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Why marketing cannot rely solely on Social Media

Why you need more than just social media

Nick Lewis explains that while marketing your firm through social media is vital, you must utilise more traditional methods, too

As a social media marketer my biggest frustration is sometimes not being able to influence other key essential marketing functions of my clients. Whether the client works in the accountancy sector or in another it does not matter. Social media on its own is often not enough to reach the desired audience.

A modern fallacy is that social media is the ‘deus ex machina’ of marketing. Have a Facebook page, get posts going ‘viral’ (i.e. widely distributed to other social media users), sit back and wait for the leads to come in. All for ‘free’ too!

However, ask anyone who has tried to replicate this perceived wisdom and you’ll either get a disenchanted reply and or only half the story. To start at very first principles, if your service or product proposition is not attractive or not in demand, not even the best social media campaign would get clients knocking on your door. Your messaging and proposed services need to be thought through and stress-tested, and then applied universally and consistently to all your marketing activities.

Missing potential leads

Assuming you have thought through your marketing strategy and you’re confident in your services’ appeal to possible clients, if you just implement that strategy through social media you are missing a huge swathe of potential leads. For reasons I will explain later, social media is vital for other marketing functions to succeed, but on its own it is ineffective. Take accountancy for example: do people honestly go onto Twitter or Facebook to look for an accountant? I would argue not. Therefore pursing a social media only strategy for an accountant would be both eccentric, optimistic and self-defeating.

That said, social media is still very much needed by accountants to market themselves effectively. This is because social media supports other marketing processes that are essential in brand awareness and lead generation, even if the social media channels themselves may not yield any direct leads or conversion in their own right.

Fundamentally, social media marketing is effective in supporting the prominence of your website and your real world activities, as it is your web presence and your face-to-face selling that will yield the conversions of clients. Without social media, your website runs the risk of being invisible and your own professional brand will remain anonymous and unsubstantiated to those who may try to research either your company or your own professional reputation online.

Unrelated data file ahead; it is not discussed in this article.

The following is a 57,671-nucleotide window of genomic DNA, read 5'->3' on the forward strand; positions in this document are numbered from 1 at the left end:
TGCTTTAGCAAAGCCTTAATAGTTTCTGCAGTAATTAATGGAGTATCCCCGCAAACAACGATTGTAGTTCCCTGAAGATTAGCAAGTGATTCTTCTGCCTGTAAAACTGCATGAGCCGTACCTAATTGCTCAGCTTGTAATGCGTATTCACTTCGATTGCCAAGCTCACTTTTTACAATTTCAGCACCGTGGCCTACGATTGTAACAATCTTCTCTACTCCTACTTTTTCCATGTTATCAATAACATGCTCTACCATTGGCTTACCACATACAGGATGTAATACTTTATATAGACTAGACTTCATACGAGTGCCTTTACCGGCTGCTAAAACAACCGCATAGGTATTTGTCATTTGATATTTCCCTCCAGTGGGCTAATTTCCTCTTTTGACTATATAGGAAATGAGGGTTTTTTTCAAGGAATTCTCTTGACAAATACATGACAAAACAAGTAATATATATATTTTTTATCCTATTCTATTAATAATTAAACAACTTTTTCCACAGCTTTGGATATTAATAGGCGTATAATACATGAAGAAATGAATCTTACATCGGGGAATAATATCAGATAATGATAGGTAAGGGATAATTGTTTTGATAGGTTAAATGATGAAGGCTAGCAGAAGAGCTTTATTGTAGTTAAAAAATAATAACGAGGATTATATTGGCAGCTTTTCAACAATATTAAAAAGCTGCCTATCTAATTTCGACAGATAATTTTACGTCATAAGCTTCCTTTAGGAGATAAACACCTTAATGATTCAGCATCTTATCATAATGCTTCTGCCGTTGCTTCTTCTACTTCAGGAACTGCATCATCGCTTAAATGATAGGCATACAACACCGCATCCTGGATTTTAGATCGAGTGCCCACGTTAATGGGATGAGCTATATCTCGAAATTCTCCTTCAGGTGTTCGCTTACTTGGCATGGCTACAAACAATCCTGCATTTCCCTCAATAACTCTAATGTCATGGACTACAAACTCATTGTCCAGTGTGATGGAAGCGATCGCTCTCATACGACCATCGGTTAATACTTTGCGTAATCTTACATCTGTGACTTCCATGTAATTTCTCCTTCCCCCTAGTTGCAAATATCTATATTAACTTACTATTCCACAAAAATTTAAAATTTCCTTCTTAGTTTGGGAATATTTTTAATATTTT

For example, social media is a key component of effective search engine optimisation or SEO as it is known by. In short, SEO is a series of techniques and disciplines that will help influence where your website (and specific individual pages appear) in search engine results on websites such as Google. Effective social media generates lots of links to your website, which is one of the key criteria used by companies such as Google when evaluating how relevant your online content is for people searching for specific information. Without social media, this would not happen, your website would be less prominent in search results, in turn resulting in fewer visitors to your website, leading to a reduced opportunity to make a conversion via online means.

Of course, one thing to stress is that if you are not concerned about SEO, your competitors probably are, and their websites will be appearing above yours in search engine results. Not only are you not putting yourself in front of clients online, you are in effect fertilising the ground to your competitors who will get the business instead.

Campaign cornerstone

Your website is the cornerstone of your online marketing campaign and, by extension, the bedrock of your social media marketing messaging. If the purpose of social media is to support your website, the website itself has to be interesting, engaging and regularly updated in addition to being technically built to the right specifications for accessibility and SEO considerations. If your social media is directing people to a mediocre website, the whole exercise becomes counter-productive.

Your website should also inform the messaging of your social media. If you don’t have a website or a clearly thought-out marketing strategy, you will not know what to say on social media or to whom you are trying to communicate with. Social media does have a symbiotic relationship with your website and can inform modifications to your marketing strategy, but social media on its own does not suffice as a surrogate for everything else.

  • Nick Lewis is the Marketing Manager of Get Seen Now, a marketing & promotions company with exclusive offers for ICPA members. See www.getseennow.co.uk

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